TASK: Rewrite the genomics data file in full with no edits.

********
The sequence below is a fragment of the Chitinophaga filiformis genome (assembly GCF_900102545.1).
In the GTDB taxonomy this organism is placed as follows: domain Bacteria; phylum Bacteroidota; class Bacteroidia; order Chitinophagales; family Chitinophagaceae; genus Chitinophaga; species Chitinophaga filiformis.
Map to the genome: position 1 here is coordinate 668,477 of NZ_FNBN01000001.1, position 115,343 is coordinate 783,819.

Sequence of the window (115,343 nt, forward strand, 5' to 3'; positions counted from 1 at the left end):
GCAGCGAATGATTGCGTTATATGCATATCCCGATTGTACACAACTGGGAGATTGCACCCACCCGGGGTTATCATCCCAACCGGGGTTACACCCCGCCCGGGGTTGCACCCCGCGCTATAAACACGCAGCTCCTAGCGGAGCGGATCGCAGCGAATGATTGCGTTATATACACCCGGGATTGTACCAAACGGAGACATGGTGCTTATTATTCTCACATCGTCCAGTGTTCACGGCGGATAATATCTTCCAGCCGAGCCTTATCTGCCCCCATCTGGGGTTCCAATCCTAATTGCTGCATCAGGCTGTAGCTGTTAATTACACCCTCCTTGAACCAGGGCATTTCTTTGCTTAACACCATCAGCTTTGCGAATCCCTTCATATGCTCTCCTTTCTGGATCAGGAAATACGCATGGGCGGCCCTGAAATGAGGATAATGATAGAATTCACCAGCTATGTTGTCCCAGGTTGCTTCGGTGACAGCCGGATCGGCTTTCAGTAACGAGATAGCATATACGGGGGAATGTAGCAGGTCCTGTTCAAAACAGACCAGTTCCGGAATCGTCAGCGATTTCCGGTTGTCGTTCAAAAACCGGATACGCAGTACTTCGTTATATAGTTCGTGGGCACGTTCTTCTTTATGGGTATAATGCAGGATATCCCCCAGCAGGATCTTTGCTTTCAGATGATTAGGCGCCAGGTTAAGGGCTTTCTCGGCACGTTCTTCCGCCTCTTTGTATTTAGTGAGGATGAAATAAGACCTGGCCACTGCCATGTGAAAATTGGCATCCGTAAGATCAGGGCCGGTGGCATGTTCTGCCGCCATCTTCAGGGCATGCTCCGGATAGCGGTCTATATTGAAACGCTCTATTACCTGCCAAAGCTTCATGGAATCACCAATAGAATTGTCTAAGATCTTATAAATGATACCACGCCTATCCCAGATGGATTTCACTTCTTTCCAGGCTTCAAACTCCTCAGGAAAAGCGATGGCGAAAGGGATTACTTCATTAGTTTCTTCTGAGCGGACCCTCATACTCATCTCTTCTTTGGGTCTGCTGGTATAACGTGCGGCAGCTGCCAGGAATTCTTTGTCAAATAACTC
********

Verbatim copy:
The sequence below is a fragment of the Chitinophaga filiformis genome (assembly GCF_900102545.1).
In the GTDB taxonomy this organism is placed as follows: domain Bacteria; phylum Bacteroidota; class Bacteroidia; order Chitinophagales; family Chitinophagaceae; genus Chitinophaga; species Chitinophaga filiformis.
Map to the genome: position 1 here is coordinate 668,477 of NZ_FNBN01000001.1, position 115,343 is coordinate 783,819.

Sequence of the window (115,343 nt, forward strand, 5' to 3'; positions counted from 1 at the left end):
GCAGCGAATGATTGCGTTATATGCATATCCCGATTGTACACAACTGGGAGATTGCACCCACCCGGGGTTATCATCCCAACCGGGGTTACACCCCGCCCGGGGTTGCACCCCGCGCTATAAACACGCAGCTCCTAGCGGAGCGGATCGCAGCGAATGATTGCGTTATATACACCCGGGATTGTACCAAACGGAGACATGGTGCTTATTATTCTCACATCGTCCAGTGTTCACGGCGGATAATATCTTCCAGCCGAGCCTTATCTGCCCCCATCTGGGGTTCCAATCCTAATTGCTGCATCAGGCTGTAGCTGTTAATTACACCCTCCTTGAACCAGGGCATTTCTTTGCTTAACACCATCAGCTTTGCGAATCCCTTCATATGCTCTCCTTTCTGGATCAGGAAATACGCATGGGCGGCCCTGAAATGAGGATAATGATAGAATTCACCAGCTATGTTGTCCCAGGTTGCTTCGGTGACAGCCGGATCGGCTTTCAGTAACGAGATAGCATATACGGGGGAATGTAGCAGGTCCTGTTCAAAACAGACCAGTTCCGGAATCGTCAGCGATTTCCGGTTGTCGTTCAAAAACCGGATACGCAGTACTTCGTTATATAGTTCGTGGGCACGTTCTTCTTTATGGGTATAATGCAGGATATCCCCCAGCAGGATCTTTGCTTTCAGATGATTAGGCGCCAGGTTAAGGGCTTTCTCGGCACGTTCTTCCGCCTCTTTGTATTTAGTGAGGATGAAATAAGACCTGGCCACTGCCATGTGAAAATTGGCATCCGTAAGATCAGGGCCGGTGGCATGTTCTGCCGCCATCTTCAGGGCATGCTCCGGATAGCGGTCTATATTGAAACGCTCTATTACCTGCCAAAGCTTCATGGAATCACCAATAGAATTGTCTAAGATCTTATAAATGATACCACGCCTATCCCAGATGGATTTCACTTCTTTCCAGGCTTCAAACTCCTCAGGAAAAGCGATGGCGAAAGGGATTACTTCATTAGTTTCTTCTGAGCGGACCCTCATACTCATCTCTTCTTTGGGTCTGCTGGTATAACGTGCGGCAGCTGCCAGGAATTCTTTGTCAAATAACTC